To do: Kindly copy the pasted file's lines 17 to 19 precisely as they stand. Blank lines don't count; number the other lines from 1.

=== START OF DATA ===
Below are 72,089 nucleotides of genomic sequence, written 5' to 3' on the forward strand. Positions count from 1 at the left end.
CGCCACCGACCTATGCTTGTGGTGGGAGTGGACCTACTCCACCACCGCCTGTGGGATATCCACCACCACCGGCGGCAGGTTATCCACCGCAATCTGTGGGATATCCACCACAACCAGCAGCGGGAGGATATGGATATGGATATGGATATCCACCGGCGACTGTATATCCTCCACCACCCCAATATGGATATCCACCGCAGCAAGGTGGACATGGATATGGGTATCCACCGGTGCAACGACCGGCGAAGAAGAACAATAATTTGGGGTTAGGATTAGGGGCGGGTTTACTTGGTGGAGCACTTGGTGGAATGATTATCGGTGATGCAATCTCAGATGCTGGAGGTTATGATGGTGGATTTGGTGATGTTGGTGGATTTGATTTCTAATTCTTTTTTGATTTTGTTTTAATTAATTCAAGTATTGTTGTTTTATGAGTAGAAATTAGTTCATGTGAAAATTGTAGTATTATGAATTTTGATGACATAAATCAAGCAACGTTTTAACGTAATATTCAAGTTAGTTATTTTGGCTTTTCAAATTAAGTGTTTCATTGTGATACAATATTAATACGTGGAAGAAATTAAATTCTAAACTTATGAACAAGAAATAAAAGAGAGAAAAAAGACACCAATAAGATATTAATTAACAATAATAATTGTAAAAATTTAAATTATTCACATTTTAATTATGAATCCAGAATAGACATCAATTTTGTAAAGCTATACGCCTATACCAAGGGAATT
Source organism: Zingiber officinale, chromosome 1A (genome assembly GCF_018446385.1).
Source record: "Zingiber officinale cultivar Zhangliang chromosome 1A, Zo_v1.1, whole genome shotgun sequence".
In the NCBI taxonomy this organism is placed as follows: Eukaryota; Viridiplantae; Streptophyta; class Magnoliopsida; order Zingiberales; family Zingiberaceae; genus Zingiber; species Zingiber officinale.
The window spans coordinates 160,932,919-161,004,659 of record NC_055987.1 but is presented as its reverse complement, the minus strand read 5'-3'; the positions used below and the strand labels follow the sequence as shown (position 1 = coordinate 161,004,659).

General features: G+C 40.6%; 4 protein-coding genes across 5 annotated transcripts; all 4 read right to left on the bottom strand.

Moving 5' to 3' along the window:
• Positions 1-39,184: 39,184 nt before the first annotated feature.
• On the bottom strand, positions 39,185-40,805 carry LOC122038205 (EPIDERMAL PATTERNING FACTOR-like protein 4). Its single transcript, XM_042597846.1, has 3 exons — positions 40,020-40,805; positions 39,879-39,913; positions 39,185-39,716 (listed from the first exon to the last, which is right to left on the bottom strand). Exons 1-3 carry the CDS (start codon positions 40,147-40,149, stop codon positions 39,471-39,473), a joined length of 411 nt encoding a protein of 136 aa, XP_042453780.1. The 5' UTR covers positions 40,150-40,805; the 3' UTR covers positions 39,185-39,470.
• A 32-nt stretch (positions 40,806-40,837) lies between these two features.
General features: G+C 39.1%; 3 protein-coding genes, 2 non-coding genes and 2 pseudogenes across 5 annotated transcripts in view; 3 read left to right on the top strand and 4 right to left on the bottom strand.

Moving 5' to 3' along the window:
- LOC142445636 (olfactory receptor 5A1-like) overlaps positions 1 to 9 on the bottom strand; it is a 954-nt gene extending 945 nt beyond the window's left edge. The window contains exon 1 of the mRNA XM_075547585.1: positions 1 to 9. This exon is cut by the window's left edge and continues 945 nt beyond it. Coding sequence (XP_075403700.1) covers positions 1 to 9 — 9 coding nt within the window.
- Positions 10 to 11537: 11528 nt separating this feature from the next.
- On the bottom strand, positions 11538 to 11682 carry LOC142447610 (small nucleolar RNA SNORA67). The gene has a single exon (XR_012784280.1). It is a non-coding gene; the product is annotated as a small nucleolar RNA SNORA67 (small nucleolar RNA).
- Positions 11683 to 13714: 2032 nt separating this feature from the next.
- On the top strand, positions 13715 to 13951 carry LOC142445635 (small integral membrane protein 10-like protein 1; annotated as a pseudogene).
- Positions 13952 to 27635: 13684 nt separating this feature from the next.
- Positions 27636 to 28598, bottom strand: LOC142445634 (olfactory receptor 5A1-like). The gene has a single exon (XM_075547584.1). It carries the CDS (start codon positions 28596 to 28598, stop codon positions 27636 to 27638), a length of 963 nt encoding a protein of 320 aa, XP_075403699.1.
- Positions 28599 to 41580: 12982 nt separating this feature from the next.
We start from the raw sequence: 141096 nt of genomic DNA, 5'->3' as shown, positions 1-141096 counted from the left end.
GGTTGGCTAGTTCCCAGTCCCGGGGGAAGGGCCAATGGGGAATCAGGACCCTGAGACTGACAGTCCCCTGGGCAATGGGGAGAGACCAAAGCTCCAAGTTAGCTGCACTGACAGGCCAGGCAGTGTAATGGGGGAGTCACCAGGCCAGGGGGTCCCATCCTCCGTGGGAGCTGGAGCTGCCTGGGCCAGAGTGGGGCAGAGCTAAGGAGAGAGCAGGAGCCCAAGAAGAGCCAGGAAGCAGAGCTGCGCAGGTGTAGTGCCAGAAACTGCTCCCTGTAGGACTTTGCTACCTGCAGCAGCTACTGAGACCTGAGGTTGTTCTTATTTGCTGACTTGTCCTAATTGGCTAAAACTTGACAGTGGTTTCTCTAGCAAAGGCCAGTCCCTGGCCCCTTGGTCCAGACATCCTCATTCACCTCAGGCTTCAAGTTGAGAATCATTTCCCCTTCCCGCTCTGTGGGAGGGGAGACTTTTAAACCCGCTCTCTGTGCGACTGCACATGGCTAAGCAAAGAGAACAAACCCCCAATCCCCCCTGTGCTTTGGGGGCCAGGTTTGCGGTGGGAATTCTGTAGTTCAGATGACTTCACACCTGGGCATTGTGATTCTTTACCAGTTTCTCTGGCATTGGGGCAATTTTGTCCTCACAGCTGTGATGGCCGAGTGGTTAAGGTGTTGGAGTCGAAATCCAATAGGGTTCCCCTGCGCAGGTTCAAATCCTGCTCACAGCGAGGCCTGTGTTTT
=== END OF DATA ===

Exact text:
- Positions 11683 to 13714: 2032 nt separating this feature from the next.
- On the top strand, positions 13715 to 13951 carry LOC142445635 (small integral membrane protein 10-like protein 1; annotated as a pseudogene).
- Positions 13952 to 27635: 13684 nt separating this feature from the next.